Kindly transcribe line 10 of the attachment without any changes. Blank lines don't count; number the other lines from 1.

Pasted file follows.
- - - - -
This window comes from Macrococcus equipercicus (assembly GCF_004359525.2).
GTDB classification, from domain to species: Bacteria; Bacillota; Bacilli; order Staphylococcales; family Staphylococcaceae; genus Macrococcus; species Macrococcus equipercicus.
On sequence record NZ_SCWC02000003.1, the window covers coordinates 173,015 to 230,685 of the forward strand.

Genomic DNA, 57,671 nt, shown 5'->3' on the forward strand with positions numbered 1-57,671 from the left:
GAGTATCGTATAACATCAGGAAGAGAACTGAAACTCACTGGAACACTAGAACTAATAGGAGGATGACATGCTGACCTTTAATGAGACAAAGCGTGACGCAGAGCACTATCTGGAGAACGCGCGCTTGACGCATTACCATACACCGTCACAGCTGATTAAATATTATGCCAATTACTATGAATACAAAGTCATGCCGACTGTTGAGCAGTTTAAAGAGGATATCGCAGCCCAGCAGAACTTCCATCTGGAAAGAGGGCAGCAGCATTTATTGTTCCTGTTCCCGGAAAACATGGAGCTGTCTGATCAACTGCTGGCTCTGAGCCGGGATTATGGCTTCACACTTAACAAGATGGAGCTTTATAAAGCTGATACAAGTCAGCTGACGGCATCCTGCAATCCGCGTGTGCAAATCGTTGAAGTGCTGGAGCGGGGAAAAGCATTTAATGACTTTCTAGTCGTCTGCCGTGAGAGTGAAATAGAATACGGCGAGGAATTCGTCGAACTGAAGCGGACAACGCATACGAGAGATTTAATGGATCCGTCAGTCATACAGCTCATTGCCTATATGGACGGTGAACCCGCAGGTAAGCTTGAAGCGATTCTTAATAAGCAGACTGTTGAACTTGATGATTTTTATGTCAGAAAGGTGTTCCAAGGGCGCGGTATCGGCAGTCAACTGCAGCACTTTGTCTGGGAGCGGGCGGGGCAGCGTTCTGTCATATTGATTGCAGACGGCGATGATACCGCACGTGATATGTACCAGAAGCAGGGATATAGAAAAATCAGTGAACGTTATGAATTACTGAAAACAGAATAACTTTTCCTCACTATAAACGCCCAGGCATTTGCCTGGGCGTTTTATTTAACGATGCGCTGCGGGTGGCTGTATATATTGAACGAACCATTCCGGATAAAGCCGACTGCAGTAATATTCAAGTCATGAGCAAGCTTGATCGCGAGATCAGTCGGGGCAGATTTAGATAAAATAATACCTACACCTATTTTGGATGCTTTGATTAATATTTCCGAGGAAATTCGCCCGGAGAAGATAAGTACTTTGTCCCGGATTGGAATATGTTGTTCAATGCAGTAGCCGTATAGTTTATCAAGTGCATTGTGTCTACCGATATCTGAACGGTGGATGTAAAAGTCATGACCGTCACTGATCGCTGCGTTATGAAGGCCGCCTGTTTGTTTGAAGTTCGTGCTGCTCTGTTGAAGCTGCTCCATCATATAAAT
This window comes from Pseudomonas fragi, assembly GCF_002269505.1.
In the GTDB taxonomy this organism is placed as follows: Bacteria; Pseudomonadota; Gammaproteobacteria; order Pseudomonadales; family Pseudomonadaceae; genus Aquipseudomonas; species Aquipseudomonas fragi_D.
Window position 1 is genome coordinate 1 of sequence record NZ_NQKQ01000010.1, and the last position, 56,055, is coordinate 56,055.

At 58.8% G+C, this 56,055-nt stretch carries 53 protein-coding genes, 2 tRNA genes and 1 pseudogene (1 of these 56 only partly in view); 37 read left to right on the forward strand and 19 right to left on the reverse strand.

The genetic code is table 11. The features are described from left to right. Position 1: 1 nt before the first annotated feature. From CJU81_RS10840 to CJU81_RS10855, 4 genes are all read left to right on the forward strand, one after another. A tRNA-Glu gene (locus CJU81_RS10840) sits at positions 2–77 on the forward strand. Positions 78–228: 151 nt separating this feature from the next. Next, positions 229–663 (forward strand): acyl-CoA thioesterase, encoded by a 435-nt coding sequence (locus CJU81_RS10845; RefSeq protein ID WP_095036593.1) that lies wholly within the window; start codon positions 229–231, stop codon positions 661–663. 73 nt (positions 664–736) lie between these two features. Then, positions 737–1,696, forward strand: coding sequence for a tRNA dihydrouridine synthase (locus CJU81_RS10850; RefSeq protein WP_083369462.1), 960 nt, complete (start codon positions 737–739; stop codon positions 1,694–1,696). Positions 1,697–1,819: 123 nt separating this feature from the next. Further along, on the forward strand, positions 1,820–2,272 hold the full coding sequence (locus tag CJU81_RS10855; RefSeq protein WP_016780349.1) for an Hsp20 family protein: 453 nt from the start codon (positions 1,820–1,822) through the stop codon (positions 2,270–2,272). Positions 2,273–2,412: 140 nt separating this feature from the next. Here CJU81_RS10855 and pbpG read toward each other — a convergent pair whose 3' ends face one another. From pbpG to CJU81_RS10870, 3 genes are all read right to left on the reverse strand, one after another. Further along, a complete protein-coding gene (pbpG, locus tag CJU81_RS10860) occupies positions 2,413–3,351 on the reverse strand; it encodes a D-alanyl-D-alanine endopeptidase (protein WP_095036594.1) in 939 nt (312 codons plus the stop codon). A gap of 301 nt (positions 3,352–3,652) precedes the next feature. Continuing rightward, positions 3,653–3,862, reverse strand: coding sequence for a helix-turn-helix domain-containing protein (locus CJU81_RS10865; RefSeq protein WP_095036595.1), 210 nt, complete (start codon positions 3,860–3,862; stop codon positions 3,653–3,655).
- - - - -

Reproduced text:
The genetic code is table 11. The features are described from left to right. Position 1: 1 nt before the first annotated feature. From CJU81_RS10840 to CJU81_RS10855, 4 genes are all read left to right on the forward strand, one after another. A tRNA-Glu gene (locus CJU81_RS10840) sits at positions 2–77 on the forward strand. Positions 78–228: 151 nt separating this feature from the next. Next, positions 229–663 (forward strand): acyl-CoA thioesterase, encoded by a 435-nt coding sequence (locus CJU81_RS10845; RefSeq protein ID WP_095036593.1) that lies wholly within the window; start codon positions 229–231, stop codon positions 661–663. 73 nt (positions 664–736) lie between these two features. Then, positions 737–1,696, forward strand: coding sequence for a tRNA dihydrouridine synthase (locus CJU81_RS10850; RefSeq protein WP_083369462.1), 960 nt, complete (start codon positions 737–739; stop codon positions 1,694–1,696). Positions 1,697–1,819: 123 nt separating this feature from the next. Further along, on the forward strand, positions 1,820–2,272 hold the full coding sequence (locus tag CJU81_RS10855; RefSeq protein WP_016780349.1) for an Hsp20 family protein: 453 nt from the start codon (positions 1,820–1,822) through the stop codon (positions 2,270–2,272). Positions 2,273–2,412: 140 nt separating this feature from the next. Here CJU81_RS10855 and pbpG read toward each other — a convergent pair whose 3' ends face one another. From pbpG to CJU81_RS10870, 3 genes are all read right to left on the reverse strand, one after another. Further along, a complete protein-coding gene (pbpG, locus tag CJU81_RS10860) occupies positions 2,413–3,351 on the reverse strand; it encodes a D-alanyl-D-alanine endopeptidase (protein WP_095036594.1) in 939 nt (312 codons plus the stop codon). A gap of 301 nt (positions 3,352–3,652) precedes the next feature. Continuing rightward, positions 3,653–3,862, reverse strand: coding sequence for a helix-turn-helix domain-containing protein (locus CJU81_RS10865; RefSeq protein WP_095036595.1), 210 nt, complete (start codon positions 3,860–3,862; stop codon positions 3,653–3,655).